Austin v. Harris-Stowe

Filing 19

MEMORANDUM AND ORDER: Harris-Stowe has not shown by a preponderance of the evidence that the requisite jurisdictional amount is in controversy. Resolving all doubts about federal jurisdiction in favor of remand, Dahl, 478 F.3d at 968, the Court gr ants Austin's motion to remand. Doc. 12 . While the Court remains puzzled by Harris-Stowe's aggressive effort to avoid the courts of the state of which it is itself an instrumentality, that is something Harris-Stowe can explain elsewhere. The Court denies Austins motion for a hearing as moot. 1 Doc. 18 . Signed by District Judge Stephen R. Clark on 6/7/2021. (CLO)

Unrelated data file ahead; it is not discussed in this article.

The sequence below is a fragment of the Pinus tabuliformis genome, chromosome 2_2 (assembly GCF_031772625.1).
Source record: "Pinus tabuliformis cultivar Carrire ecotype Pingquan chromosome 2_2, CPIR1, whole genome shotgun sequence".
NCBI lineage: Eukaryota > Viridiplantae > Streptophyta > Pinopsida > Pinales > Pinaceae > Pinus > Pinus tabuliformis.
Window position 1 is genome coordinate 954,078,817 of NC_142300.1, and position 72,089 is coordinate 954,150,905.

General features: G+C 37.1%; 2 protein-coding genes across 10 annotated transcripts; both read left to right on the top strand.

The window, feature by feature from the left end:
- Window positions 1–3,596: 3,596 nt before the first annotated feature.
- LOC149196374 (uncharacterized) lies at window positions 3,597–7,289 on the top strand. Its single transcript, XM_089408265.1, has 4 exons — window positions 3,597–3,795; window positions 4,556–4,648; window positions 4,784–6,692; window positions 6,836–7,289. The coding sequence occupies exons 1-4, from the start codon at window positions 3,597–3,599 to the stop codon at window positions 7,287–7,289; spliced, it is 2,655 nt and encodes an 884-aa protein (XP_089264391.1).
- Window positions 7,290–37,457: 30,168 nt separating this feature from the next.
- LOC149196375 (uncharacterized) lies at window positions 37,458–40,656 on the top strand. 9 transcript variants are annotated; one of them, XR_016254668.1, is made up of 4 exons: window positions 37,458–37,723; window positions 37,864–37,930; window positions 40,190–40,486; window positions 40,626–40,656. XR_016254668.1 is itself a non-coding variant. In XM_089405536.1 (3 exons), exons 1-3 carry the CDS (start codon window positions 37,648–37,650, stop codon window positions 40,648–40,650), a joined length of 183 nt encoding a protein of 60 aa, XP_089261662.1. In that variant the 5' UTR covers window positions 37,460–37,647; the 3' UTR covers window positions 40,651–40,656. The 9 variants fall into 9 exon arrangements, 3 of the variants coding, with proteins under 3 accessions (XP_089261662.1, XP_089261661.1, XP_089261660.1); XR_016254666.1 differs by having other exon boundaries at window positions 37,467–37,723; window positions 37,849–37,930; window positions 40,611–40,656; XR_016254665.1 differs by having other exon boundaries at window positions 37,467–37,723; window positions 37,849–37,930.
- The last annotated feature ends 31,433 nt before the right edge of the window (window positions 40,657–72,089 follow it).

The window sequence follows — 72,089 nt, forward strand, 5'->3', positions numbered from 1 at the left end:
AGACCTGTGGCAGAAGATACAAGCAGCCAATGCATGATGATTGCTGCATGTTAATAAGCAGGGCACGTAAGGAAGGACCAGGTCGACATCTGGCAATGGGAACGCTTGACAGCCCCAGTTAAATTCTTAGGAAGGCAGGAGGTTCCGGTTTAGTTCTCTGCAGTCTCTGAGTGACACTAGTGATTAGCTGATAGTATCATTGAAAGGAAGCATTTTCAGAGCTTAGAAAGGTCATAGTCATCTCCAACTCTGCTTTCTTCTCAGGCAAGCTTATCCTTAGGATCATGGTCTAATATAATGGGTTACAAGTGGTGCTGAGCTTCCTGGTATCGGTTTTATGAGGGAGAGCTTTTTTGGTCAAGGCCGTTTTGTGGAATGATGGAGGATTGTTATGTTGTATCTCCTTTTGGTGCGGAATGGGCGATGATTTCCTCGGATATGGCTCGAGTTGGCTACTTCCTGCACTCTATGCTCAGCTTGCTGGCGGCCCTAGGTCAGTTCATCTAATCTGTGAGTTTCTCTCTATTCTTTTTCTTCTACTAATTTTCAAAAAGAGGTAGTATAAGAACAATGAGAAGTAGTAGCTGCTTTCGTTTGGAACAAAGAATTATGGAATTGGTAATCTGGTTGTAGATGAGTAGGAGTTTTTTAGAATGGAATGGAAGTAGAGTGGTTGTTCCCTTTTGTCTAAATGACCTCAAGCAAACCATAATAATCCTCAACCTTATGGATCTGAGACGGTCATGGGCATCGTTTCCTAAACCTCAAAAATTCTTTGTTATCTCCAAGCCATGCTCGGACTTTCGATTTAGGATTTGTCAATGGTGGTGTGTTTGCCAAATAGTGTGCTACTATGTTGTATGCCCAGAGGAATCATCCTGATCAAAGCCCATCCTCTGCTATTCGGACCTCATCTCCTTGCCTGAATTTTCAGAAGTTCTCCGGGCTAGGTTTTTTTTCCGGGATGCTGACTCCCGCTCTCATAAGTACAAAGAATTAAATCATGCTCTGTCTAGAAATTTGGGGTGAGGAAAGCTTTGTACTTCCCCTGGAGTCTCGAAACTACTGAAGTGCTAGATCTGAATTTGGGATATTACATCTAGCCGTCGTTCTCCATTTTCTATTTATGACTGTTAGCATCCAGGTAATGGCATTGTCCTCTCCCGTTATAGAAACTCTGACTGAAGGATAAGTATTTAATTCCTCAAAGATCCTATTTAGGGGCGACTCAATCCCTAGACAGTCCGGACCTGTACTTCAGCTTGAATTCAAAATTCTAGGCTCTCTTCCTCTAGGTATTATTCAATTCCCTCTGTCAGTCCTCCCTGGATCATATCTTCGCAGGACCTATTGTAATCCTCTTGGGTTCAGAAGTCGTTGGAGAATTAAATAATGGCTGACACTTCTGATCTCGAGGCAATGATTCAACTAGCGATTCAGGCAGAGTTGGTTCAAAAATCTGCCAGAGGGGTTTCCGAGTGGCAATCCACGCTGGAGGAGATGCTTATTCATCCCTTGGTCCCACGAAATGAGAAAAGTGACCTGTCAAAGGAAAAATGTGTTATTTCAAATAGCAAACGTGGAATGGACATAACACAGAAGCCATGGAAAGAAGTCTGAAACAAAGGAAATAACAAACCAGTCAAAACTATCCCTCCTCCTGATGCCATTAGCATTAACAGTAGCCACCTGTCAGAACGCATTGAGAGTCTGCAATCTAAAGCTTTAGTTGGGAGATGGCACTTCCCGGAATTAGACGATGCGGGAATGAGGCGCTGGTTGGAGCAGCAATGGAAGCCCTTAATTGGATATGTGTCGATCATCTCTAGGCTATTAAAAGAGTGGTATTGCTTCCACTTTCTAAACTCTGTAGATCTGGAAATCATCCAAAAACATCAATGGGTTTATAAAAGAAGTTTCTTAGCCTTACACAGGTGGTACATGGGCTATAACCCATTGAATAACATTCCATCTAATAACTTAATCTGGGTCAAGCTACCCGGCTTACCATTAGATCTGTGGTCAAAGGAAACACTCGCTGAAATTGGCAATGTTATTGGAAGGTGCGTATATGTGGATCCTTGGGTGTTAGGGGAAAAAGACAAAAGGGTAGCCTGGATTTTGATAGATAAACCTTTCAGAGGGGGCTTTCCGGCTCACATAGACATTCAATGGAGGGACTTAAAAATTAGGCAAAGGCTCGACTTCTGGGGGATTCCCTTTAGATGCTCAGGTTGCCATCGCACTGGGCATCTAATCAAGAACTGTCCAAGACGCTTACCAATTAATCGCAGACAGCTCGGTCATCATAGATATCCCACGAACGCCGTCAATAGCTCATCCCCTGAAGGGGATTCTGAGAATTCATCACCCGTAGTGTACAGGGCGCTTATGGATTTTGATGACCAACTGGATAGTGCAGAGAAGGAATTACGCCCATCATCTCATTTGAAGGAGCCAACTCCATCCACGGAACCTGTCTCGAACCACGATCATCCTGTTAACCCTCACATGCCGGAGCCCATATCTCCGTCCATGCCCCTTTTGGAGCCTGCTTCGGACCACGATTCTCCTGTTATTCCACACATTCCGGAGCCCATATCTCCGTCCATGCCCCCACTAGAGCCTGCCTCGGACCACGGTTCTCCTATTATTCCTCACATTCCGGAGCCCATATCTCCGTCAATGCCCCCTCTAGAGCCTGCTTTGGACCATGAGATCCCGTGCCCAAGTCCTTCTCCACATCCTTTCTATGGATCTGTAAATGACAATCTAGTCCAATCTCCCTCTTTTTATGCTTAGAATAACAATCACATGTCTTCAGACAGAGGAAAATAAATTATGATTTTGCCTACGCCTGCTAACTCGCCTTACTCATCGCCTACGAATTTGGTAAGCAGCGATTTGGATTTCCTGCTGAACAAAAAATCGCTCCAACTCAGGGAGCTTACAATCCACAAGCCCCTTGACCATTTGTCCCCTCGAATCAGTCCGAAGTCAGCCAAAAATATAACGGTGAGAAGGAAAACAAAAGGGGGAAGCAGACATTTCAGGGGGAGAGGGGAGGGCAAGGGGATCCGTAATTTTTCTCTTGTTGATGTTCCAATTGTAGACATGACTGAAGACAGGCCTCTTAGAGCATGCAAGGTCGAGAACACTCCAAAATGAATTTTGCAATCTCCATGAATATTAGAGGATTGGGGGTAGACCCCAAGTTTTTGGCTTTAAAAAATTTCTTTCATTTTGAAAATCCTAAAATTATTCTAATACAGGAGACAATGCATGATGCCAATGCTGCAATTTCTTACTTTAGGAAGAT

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UNITED STATES DISTRICT COURT EASTERN DISTRICT OF MISSOURI EASTERN DIVISION ALMAZE AUSTIN, Plaintiff(s), vs. HARRIS-STOWE STATE UNIVERSITY, Defendant(s). ) ) ) ) ) ) ) ) ) Case No. 4:21-cv-00012-SRC Memorandum and Order This case involves the puzzling situation of a state university—an instrumentality of the state of Missouri—employing the aggressive tactic of “snap removal” to avoid litigating purely Missouri state-law claims in Missouri state court. Almaze Austin filed suit against HarrisStowe State University in Missouri state court, alleging that Harris-Stowe violated the Missouri Human Rights Act by terminating her employment. Doc. 3. But before Austin could serve Harris-Stowe with process, Harris-Stowe removed the case to federal court on the basis of diversity jurisdiction. Doc. 1. Normally, forum defendants cannot remove to federal court on the basis of diversity jurisdiction. See 28 U.S.C. § 1441(b)(2). Harris-Stowe argues that it falls under the “snap removal” exception to the forum-defendant rule; but, even if “snap removal” applies, Harris-Stowe did not set forth specific facts or evidence demonstrating the requisite jurisdictional amount. Id. at 6; Doc. 14 at 1. Austin moved to remand. Doc. 12. I. Background Austin was an employee at Harris-Stowe State University in St. Louis, Missouri. Doc. 3 at ¶ 4. She worked for Harris-Stowe from 2002 and 2019, and ever since 2017, she was an Accountant in its Accounting Department. Doc. 3 at ¶ 16. In June of 2019, Austin’s eightyear-old son received a cancer diagnosis of Alveolar Rhabdomyosarcoma. Id. at ¶ 26–17. Asher, Austin’s son, required ongoing medical treatment, including chemotherapy and radiation. Id. at ¶ 28. Austin was Asher’s primary caretaker, and she provided transportation for Asher to his doctor’s appointments and treatments. Id. at ¶ 30. Due to Asher’s condition, Austin received approval from Harris-Stowe for intermittent FMLA leave in July 2019. Id. at ¶ 33–34. With approval from her supervisor, Austin often worked split shifts, or remotely from her laptop. Id. at ¶ 46, 48, 73. In October and November 2019, Harris-Stowe began investigating whether Austin was working all of her required hours, as modified by her intermittent FMLA leave. Id. at ¶ 50, 52. In mid-November 2019, HarrisStowe terminated her employment for not showing up to work during business hours and not accurately reporting her intermittent FMLA leave. Id. at ¶ 65–66. On December 22, 2020, Austin filed suit in the Circuit Court of the City of St. Louis, alleging that Harris-Stowe discriminated against her because of her association with her disabled son, Asher, in violation of the MHRA, Mo. Rev. Stat. § 213.070. Id. at ¶ 73–78. Harris-Stowe filed a notice of removal on January 5, 2021, six days before it received Austin’s summons to appear in state-court. Doc. 1. In its notice of removal, Harris-Stowe reasoned that the Court has diversity jurisdiction because Austin is a citizen of Illinois and Harris-Stowe is a citizen of Missouri. Doc. 1 at ¶ 4–6. Harris-Stowe alleged that the amount-in-controversy exceeds $75,000 based on Austin’s MHRA claim and her prayer for relief for “compensatory and punitive damages, prejudgment interest, as well as for appropriate equitable, declaratory, and injunctive relief, [and] attorneys’ fees and costs.” Id. at ¶ 8–11. Austin filed a timely motion to remand on the basis of the forum-defendant rule, 28 U.S.C. § 1441(b)(2), arguing that pre-service removal does not allow a forum defendant to remove an action to federal court on the basis of diversity. Doc. 12. See also id. § 1447(c) (motion to remand on grounds other than lack of subject matter jurisdiction must be filed within 30 days after filing of the notice of removal); Holbein v. TAW Enters., Inc., 983 F.3d 1049, 1053 (8th Cir. 2020) (en banc) (holding violation of forum-defendant rule is a non-jurisdictional defect 2 that must be raised within 30 days of removal). Austin argues that the forum-defendant rule bars Harris-Stowe from removing the case because it is a resident of Missouri, the forum state. Doc. 12. Austin also urges that Harris-Stowe did not meet its burden regarding the amount in controversy. Id. Because Harris-Stowe failed to show that this case meets the jurisdictional minimum of $75,000, the Court need not address the snap-removal question and remands for lack of subject matter jurisdiction. II. Standard A defendant may remove to federal court any state court civil action over which the federal court could exercise original jurisdiction. 28 U.S.C. § 1441(a). “The [removing] defendant bears the burden of establishing federal jurisdiction by a preponderance of the evidence.” In re Prempro Prod. Liab. Litig., 591 F.3d 613, 620 (8th Cir. 2010). “Federal courts are to resolve all doubts about federal jurisdiction in favor of remand and are strictly to construe legislation permitting removal.” Dahl v. R.J. Reynolds Tobacco Co., 478 F.3d 965, 968 (8th Cir. 2007) (quotation marks omitted). But when a federal court does have jurisdiction over a case properly before it, it has a “virtually unflagging obligation to exercise it.” Holbein, 983 F.3d at 1060 (quotation marks omitted). III. Discussion In addition to the “snap removal” issue, Austin challenges whether Harris-Stowe has shown the requisite amount in controversy for diversity jurisdiction. Doc. 13 at 10. Under 28 U.S.C. § 1332, federal district courts have original jurisdiction “where the matter in controversy exceeds the sum or value of $75,000, exclusive of interest and costs, and is between citizens of different states.” 28 U.S.C. § 1332(a)(1). In determining whether a case meets the jurisdictional minimum for diversity jurisdiction, the Court must look to the amount in controversy at the time of removal. Hatridge v. Aetna Cas. & Sur. Co., 415 F.2d 809, 814 (8th Cir. 1969) (“It is the situation at the time of removal which is determinative.”). 3 The defendant must prove the “jurisdictional fact” of the amount in controversy by a preponderance of the evidence. Kopp v. Kopp, 280 F.3d 883, 885 (8th Cir. 2002). “The jurisdictional fact . . . is not whether the damages are greater than the requisite amount, but whether a fact finder might legally conclude that they are . . .” Kopp, 280 F.3d at 885. The defendant need only show a fact finder could legally award more than $75,000. Hartis v. Chicago Title Ins. Co., 656 F.3d 778, 781 (8th Cir. 2009). The defendant’s burden is a pleading requirement, not a demand for proof. Raskas v. Johnson & Johnson, 719 F.3d 884, 888 (8th Cir. 2013). Once a defendant explains how damages can plausibly exceed $75,000, a plaintiff seeking remand must demonstrate it is legally impossible to recover more than $75,000. Joyce v. Wal-Mart Stores E. I., L.P., 2019 WL 320596, at *1 (W.D. Mo. Jan. 24, 2019) (emphasis added). To meet its burden, the removing party must present “some specific facts or evidence demonstrating that the jurisdictional amount has been met.” Hill v. Ford Motor Co., 324 F.Supp.2d 1028, 1036 (E.D. Mo. 2004). The “preponderance of the evidence” standard requires a defendant to demonstrate “by sufficient proof that a plaintiff’s verdict reasonably may exceed” the jurisdictional amount. City of University City v. A.T. & T. Wireless Services, Inc., 229 F.Supp.2d 927, 932 (E.D. Mo. 2002). When calculating the amount in controversy, punitive damages and statutory attorney’s fees are included in the amount in controversy. Peterson v. The Travelers Indemnity Company, 867 F.3d 992, 995 (8th Cir. 2017); Rasmussen v. State Farm Mut. Auto. Ins. Co., 410 F.3d 1029, 1031 (8th Cir. 2005); Walz v. FedEx Office and Print Services, Inc., 2012 WL 5386058, at *2 (W.D. Mo. 2012). In her petition, Austin alleged “emotional pain, humiliation, inconvenience, mental anguish, and loss of enjoyment of life.” Doc. 3 at ¶ 77. She alleged she “has lost income and benefits of employment and has incurred and will continue to incur attorney’s fees, costs, and expenses of suit.” Id. at ¶ 76. She sought a variety of relief, including compensatory damages, 4 punitive damages, prejudgment interest, declaratory and injunctive relief, attorney’s fees, and costs. See id. at 9–10. Austin did not seek a particular amount in her petition, nor did she agree to stipulate to a damage amount. See id.; Doc. 13 at 13–15. Harris-Stowe asserts that Austin alleged in her petition that Harris-Stowe employs more than 200 employees, which means that Austin could recover a maximum of $200,000 for compensatory and punitive damages alone, not including attorneys’ fees or costs. See Mo. Rev. Stat. § 213.111.4(2)(c). Austin also requested attorney’s fees, which are authorized by statute in MHRA actions. See Mo. Rev. Stat. § 213.111.2. Harris-Stowe points out that Austin’s attorneys charge at least $400 per hour for their services, based on their previous work in an MHRA case that they litigated in Missouri state court in 2009. See Alhalabi v. Missouri Dep't of Nat. Res., 300 S.W.3d 518, 530 (Mo. Ct. App. 2009). Harris-Stowe contends that based on the allegations in Austin’s petition, “a fact finder might legally conclude” her damages exceed $75,000. Kopp, 280 F.3d at 885; Doc. 14 at 13 (citing Jarrett v. Henkel Corp., 2016 WL 407301, at *2 (W.D. Mo. Feb. 2, 2016) (finding defendants met their burden based on their citations to MHRA cases in which compensatory damages alone exceeded $75,000, and several other MHRA cases where the attorneys’ fee award exceeded $75,000); Burns v. Massachusetts Mutual Life Ins. Co., 820 F.2d 246, 248 (8th Cir. 1987) (considering injunctive relief for jurisdictional amount); White v. United Parcel Serv., 2012 WL 760936, at *3 (E.D. Mo. March 8, 2012) (reasoning that a finder of fact could “legally conclude” that jurisdictional amount had been met in an MHRA case because even though compensatory damages were estimated to be $35,000, plaintiff also requested emotional distress and punitive damages in addition to attorneys’ fees)). Harris-Stowe failed to present “specific facts or evidence demonstrating that the jurisdictional amount has been met[.]” Hill, 324 F. Supp. 2d at 1036. Harris-Stowe relies largely on non-specific information related to Austin’s claim for relief. Doc. 14 at 12–15. 5 Harris-Stowe asserts that the potential damages exceed $75,000 based solely on Austin’s request for emotional distress damages, punitive damages, and attorneys’ fees, without offering “one shred of evidence regarding potential damages[.]” Id. at 1036. See also Hofmann v. Wells Fargo Bank, N.A., 2019 WL 1992630, at *3 (E.D. Mo. 2019). “Speculation and belief that plaintiff’s damages exceed $75,000.00 are insufficient to meet the defendant's burden of proof” with regard to the amount in controversy requirement. Hill, 324 F.Supp.2d at 1036. Harris-Stowe indicates that Austin’s future attorneys’ fees could potentially exceed the jurisdictional threshold based on her counsel’s fee awards in a single MHRA case, but the Court finds this argument unpersuasive. Doc. 14 at 14 (citing Alhalabi v. Missouri Dep't of Nat. Res., 300 S.W.3d 518, 530 (Mo. Ct. App. 2009)). Harris-Stowe expects the Court to assume that Austin’s case would yield a similar amount in attorneys’ fees after trial without demonstrating that Austin’s case is comparable in any meaningful way. Rosenbloom v. Jet's America, Inc., 277 F.Supp.3d 1072, 1075 (E.D. Mo. 2017) (“Defendant has offered no evidence that attorney's fees incurred by plaintiff would exceed the jurisdictional threshold, and such speculation would be unreasonable” at the removal stage). Further, Harris-Stowe failed to present any argument or authority for its tacit position that the Court should consider potential attorneys’ fees awarded after a hypothetical trial of this case. Mak Automation, Inc. v. G. C. Evans Sales & Mfg. Co., Inc., 2008 WL 821711, at *5 (E.D. Mo. 2008) (remanding based on the amount in controversy requirement) (“There is a circuit-split as to whether attorney's fees used in the calculation of the jurisdictional amount include those which might be awarded at the termination of the lawsuit or whether they include only those attorney’s fees incurred as of the date the lawsuit is filed.”). Harris-Stowe has not shown by a preponderance of the evidence that the requisite jurisdictional amount is in controversy. Resolving all doubts about federal jurisdiction in favor of remand, Dahl, 478 F.3d at 968, the Court grants Austin’s motion to remand. Doc. 12. While the Court remains puzzled by Harris-Stowe’s aggressive effort to avoid the courts of the 6 state of which it is itself an instrumentality, that is something Harris-Stowe can explain elsewhere. The Court denies Austin’s motion for a hearing as moot. 1 Doc. 18. So Ordered this 7th day of June, 2021. STEPHEN R. CLARK UNITED STATES DISTRICT JUDGE The Court generally welcomes the opportunity for newer attorneys to argue before it and remains open to doing so in the future but finds argument unnecessary on the present motion. 1 7